Exile is one of the most prominent phenomena of the twentieth century to have influenced world literature and art in profound ways. In this course, we examine questions such as:  How do writers and artists define exile? How does exile define them? More specifically, what impact did the experience of exile have on Latin American literature? We explore and discuss literary works written in exile or about exile by refugees who were forced to flee from their countries of origin. How does exile or homelessness manifests itself in their creative works? This course explores the connections between different national literatures and disciplines during three specific historical periods of social, political, economic, and human crisis during the Spanish Civil War, World War II, and the Latin American Military Dictatorships. The connections between these works of literature are interdisciplinary, comparative, thematic, and historical. We will read, analyze, and discuss essays, literary articles, poetry, fiction and nonfiction novels that help to shed light on this topic.

Fall 2019

LIT 3337: Literature Under Dictatorship

This course explores twentieth-century Latin American Literature that deals with the topic of life under military dictatorships. Focusing specifically on works written by authors directly affected by state-sanctioned violence in Argentina, Brazil, Uruguay, Guatemala, and others, students will examine historical and socio-political circumstances that impacted the lives and memories of these writers. Some of the literature will also draw on the memories of Jewish immigrants, or Latin Americans of Jewish origins, and address how these became special targets for the various military dictatorships. The questions raised about the desaparecidos and memory of the dictatorship years will be based on an interdisciplinary approach drawing comparisons between different Latin American countries and systems as portrayed in literature and poetry.

Fall 2019

HIST 4359: The Holocaust & Human Rights in Latin America

This course will explore the Holocaust as the paradigmatic case of violation of all human rights, which resulted in the historic UN Declaration of Human Rights in 1948. With a focus in Latin America, this course will examine the history of military dictatorships and oppressive regimes, genocide, and other human rights violations throughout the twentieth-century. This course will discuss and analyze representations of recalling of violence in literature, film, and memoirs by survivors of the dictatorships in Latin America, specifically in Brazil, Argentina, Uruguay, and the special case of Mexico. Students will search and identify multiple human rights violations which occurred during and after the drafting of the Declaration, in Latin American countries in the later part of the twentieth-century. This course is co-taught by three professors.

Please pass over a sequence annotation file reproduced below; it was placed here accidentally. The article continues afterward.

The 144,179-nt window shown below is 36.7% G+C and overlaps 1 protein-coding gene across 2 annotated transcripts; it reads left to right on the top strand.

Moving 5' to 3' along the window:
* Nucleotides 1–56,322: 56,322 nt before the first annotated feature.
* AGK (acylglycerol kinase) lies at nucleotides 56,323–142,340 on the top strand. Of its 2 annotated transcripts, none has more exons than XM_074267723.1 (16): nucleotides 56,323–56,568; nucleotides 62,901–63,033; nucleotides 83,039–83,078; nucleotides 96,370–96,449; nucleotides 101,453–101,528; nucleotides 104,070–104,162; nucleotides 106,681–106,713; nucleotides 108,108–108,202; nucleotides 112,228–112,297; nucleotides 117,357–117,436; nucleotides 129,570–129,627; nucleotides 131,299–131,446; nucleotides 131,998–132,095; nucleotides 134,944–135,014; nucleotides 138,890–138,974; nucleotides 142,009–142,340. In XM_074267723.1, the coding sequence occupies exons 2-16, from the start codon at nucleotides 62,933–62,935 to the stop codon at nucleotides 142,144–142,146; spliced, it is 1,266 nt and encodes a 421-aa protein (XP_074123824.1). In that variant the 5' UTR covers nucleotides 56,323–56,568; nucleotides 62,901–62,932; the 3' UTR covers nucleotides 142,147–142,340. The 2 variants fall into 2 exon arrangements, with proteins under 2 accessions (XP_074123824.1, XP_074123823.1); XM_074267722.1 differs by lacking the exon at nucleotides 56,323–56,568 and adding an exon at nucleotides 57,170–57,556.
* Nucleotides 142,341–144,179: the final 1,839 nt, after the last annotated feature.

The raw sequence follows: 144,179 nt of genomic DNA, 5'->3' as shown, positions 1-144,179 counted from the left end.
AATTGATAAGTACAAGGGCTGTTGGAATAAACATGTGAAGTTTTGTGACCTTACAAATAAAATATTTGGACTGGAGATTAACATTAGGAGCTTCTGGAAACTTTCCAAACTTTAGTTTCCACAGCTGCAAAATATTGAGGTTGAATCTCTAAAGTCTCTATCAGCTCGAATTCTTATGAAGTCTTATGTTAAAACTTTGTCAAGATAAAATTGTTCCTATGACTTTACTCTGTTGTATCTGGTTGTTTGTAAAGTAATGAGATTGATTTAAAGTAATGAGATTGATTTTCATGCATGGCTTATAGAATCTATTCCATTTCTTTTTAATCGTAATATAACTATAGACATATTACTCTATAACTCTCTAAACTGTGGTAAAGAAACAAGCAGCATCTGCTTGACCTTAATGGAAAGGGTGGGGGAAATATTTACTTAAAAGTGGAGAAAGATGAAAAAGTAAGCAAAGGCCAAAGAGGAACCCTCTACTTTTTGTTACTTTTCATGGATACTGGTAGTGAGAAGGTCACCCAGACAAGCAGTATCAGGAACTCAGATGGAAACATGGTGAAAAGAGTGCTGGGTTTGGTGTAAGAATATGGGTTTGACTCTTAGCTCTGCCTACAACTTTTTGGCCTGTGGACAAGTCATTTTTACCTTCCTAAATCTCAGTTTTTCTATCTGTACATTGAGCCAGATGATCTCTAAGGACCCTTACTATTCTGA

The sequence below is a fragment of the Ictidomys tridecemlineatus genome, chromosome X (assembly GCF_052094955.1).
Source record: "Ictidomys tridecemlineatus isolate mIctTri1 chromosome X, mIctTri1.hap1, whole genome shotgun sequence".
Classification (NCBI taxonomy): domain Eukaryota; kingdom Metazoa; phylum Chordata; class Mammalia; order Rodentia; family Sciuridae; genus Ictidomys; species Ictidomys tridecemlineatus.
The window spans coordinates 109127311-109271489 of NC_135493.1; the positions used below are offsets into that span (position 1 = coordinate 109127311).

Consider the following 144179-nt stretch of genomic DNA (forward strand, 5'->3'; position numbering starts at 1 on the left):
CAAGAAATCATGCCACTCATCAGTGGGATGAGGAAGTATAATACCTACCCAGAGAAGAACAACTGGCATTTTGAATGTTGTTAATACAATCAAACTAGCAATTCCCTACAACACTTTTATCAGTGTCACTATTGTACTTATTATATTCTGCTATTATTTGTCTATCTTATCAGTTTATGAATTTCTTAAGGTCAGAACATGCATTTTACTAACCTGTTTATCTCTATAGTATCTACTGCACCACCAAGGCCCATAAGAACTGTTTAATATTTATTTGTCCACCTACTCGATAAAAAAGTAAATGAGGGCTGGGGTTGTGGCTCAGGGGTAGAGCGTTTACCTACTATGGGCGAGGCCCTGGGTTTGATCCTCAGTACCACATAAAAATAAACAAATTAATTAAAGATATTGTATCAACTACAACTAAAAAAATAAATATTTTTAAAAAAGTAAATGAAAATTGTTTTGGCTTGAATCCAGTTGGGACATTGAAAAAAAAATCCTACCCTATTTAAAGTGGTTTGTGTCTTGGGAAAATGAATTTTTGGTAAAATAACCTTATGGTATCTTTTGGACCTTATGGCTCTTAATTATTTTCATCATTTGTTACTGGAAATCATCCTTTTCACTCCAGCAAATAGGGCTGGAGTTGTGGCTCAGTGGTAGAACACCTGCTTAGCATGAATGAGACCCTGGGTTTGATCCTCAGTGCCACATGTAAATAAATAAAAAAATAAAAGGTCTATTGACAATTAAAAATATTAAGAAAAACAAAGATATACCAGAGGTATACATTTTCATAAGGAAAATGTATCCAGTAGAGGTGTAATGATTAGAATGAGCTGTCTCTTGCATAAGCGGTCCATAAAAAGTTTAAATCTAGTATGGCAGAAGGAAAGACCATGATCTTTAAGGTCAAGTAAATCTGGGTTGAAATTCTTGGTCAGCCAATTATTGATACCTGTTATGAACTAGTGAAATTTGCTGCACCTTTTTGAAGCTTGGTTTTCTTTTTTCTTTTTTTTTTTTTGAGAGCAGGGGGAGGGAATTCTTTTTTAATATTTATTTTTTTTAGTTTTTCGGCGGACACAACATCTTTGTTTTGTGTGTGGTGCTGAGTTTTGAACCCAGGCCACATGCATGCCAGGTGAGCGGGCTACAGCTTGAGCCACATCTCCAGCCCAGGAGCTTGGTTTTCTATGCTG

Fall 2019

HIST 2370: The Holocaust

Taking an interdisciplinary approach, this course explores the Holocaust and its aftermath. It challenges our fundamental assumptions and values, and it raises questions of great urgency: “What was the background of the Holocaust?” “How was it possible for a state to systematize, mechanize, and socially organize this assault on the Jewish people?” And “How could the Nazis in a few years eliminate the foundations of Western civilization?” The course will search for answers to these questions and investigate many others. In addition, it will explore the ways in which the Holocaust is often represented in survivor testimonies, literature, films, museums, sites of remembrance, and in new media. This course is co-taught by three professors.

Spring 2019

HIST 4359: The Holocaust and Human Rights in Latin America

This course explores the Holocaust as the paradigmatic case of violation of all human rights, which resulted in the historic UN Declaration of Human Rights in 1948. With a focus in Latin America, this course examines the history of military dictatorships and oppressive regimes, genocide, and other human rights violations throughout the twentieth-century. This course discusses and analyzes representations of recalling of violence in literature, film, and memoirs by survivors of the dictatorships in Latin America, specifically in Brazil, Argentina, Uruguay, and the special case of Mexico. Students will search and identify multiple human rights violations which occurred during and after the drafting of the Declaration, in Latin American countries in the later part of the twentieth-century. This course is co-taught by three professors.

The University of Texas at Dallas

800 W. Campbell Rd. JO31,

Richardson, TX 75080

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©2020 by Dr. Sarah R. Valente